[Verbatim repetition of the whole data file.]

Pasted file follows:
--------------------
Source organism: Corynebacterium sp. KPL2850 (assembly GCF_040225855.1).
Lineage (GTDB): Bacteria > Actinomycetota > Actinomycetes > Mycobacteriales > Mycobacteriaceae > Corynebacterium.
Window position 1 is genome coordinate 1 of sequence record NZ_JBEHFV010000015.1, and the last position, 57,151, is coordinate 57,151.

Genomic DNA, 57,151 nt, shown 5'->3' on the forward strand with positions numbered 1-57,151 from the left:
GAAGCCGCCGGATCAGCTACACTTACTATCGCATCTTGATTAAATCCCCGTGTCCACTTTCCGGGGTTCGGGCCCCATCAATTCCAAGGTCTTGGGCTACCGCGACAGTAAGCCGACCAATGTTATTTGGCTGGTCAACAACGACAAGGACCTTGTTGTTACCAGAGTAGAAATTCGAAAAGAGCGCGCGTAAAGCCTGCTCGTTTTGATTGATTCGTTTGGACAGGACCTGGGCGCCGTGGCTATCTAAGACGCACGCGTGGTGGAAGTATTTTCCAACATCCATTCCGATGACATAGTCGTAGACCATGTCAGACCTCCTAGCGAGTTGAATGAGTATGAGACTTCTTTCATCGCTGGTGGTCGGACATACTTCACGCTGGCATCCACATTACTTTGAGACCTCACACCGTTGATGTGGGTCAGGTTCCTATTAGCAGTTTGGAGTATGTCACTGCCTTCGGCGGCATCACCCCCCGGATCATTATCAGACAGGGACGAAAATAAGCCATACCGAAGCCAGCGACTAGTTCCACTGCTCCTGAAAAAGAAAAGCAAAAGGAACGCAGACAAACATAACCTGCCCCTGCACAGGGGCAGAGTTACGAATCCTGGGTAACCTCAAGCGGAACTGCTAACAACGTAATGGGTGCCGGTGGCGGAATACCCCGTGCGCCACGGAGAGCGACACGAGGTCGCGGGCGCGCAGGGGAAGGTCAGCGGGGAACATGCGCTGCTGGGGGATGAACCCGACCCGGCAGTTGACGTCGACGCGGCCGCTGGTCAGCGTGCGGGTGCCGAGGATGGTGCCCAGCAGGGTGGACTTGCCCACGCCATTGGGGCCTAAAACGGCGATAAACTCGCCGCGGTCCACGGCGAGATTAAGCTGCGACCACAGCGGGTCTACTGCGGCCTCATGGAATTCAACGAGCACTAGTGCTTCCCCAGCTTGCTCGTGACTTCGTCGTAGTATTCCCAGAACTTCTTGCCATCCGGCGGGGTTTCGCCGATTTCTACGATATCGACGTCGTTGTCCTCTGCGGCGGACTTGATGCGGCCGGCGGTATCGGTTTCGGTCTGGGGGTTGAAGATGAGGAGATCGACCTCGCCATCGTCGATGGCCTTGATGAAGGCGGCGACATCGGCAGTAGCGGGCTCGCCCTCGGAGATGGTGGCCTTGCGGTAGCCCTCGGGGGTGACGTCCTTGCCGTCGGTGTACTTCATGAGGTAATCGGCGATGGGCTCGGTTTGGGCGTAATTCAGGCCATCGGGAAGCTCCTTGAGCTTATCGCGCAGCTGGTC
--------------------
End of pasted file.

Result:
Source organism: Corynebacterium sp. KPL2850 (assembly GCF_040225855.1).
Lineage (GTDB): Bacteria > Actinomycetota > Actinomycetes > Mycobacteriales > Mycobacteriaceae > Corynebacterium.
Window position 1 is genome coordinate 1 of sequence record NZ_JBEHFV010000015.1, and the last position, 57,151, is coordinate 57,151.

Genomic DNA, 57,151 nt, shown 5'->3' on the forward strand with positions numbered 1-57,151 from the left:
GAAGCCGCCGGATCAGCTACACTTACTATCGCATCTTGATTAAATCCCCGTGTCCACTTTCCGGGGTTCGGGCCCCATCAATTCCAAGGTCTTGGGCTACCGCGACAGTAAGCCGACCAATGTTATTTGGCTGGTCAACAACGACAAGGACCTTGTTGTTACCAGAGTAGAAATTCGAAAAGAGCGCGCGTAAAGCCTGCTCGTTTTGATTGATTCGTTTGGACAGGACCTGGGCGCCGTGGCTATCTAAGACGCACGCGTGGTGGAAGTATTTTCCAACATCCATTCCGATGACATAGTCGTAGACCATGTCAGACCTCCTAGCGAGTTGAATGAGTATGAGACTTCTTTCATCGCTGGTGGTCGGACATACTTCACGCTGGCATCCACATTACTTTGAGACCTCACACCGTTGATGTGGGTCAGGTTCCTATTAGCAGTTTGGAGTATGTCACTGCCTTCGGCGGCATCACCCCCCGGATCATTATCAGACAGGGACGAAAATAAGCCATACCGAAGCCAGCGACTAGTTCCACTGCTCCTGAAAAAGAAAAGCAAAAGGAACGCAGACAAACATAACCTGCCCCTGCACAGGGGCAGAGTTACGAATCCTGGGTAACCTCAAGCGGAACTGCTAACAACGTAATGGGTGCCGGTGGCGGAATACCCCGTGCGCCACGGAGAGCGACACGAGGTCGCGGGCGCGCAGGGGAAGGTCAGCGGGGAACATGCGCTGCTGGGGGATGAACCCGACCCGGCAGTTGACGTCGACGCGGCCGCTGGTCAGCGTGCGGGTGCCGAGGATGGTGCCCAGCAGGGTGGACTTGCCCACGCCATTGGGGCCTAAAACGGCGATAAACTCGCCGCGGTCCACGGCGAGATTAAGCTGCGACCACAGCGGGTCTACTGCGGCCTCATGGAATTCAACGAGCACTAGTGCTTCCCCAGCTTGCTCGTGACTTCGTCGTAGTATTCCCAGAACTTCTTGCCATCCGGCGGGGTTTCGCCGATTTCTACGATATCGACGTCGTTGTCCTCTGCGGCGGACTTGATGCGGCCGGCGGTATCGGTTTCGGTCTGGGGGTTGAAGATGAGGAGATCGACCTCGCCATCGTCGATGGCCTTGATGAAGGCGGCGACATCGGCAGTAGCGGGCTCGCCCTCGGAGATGGTGGCCTTGCGGTAGCCCTCGGGGGTGACGTCCTTGCCGTCGGTGTACTTCATGAGGTAATCGGCGATGGGCTCGGTTTGGGCGTAATTCAGGCCATCGGGAAGCTCCTTGAGCTTATCGCGCAGCTGGTC